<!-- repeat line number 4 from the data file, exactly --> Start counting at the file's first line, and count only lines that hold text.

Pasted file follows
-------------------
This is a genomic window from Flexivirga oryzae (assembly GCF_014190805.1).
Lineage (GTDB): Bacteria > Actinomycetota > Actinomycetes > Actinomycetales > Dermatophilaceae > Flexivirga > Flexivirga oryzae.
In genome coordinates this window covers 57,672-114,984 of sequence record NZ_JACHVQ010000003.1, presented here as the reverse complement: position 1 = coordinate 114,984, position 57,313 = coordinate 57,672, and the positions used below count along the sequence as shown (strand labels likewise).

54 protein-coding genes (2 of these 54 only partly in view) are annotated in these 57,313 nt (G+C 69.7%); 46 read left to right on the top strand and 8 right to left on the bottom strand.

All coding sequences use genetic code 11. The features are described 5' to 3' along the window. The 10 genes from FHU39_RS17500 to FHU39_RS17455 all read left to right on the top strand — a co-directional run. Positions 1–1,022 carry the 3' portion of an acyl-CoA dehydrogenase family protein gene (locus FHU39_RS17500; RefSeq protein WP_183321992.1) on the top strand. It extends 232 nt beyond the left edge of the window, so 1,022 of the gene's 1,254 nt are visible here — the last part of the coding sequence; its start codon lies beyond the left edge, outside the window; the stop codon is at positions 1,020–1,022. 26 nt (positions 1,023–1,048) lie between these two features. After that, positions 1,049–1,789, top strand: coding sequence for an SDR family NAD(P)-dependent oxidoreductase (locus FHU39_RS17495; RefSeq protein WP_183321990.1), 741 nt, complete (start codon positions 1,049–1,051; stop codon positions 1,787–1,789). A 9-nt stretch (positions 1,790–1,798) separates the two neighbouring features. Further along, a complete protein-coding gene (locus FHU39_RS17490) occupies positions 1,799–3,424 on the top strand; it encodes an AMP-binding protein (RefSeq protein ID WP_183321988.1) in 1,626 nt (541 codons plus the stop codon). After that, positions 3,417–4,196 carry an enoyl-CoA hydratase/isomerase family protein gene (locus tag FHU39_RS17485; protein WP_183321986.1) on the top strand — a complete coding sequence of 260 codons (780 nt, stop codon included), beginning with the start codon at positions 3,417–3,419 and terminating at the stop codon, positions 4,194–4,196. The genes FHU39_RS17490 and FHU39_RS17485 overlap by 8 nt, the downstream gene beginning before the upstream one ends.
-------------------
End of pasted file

54 protein-coding genes (2 of these 54 only partly in view) are annotated in these 57,313 nt (G+C 69.7%); 46 read left to right on the top strand and 8 right to left on the bottom strand.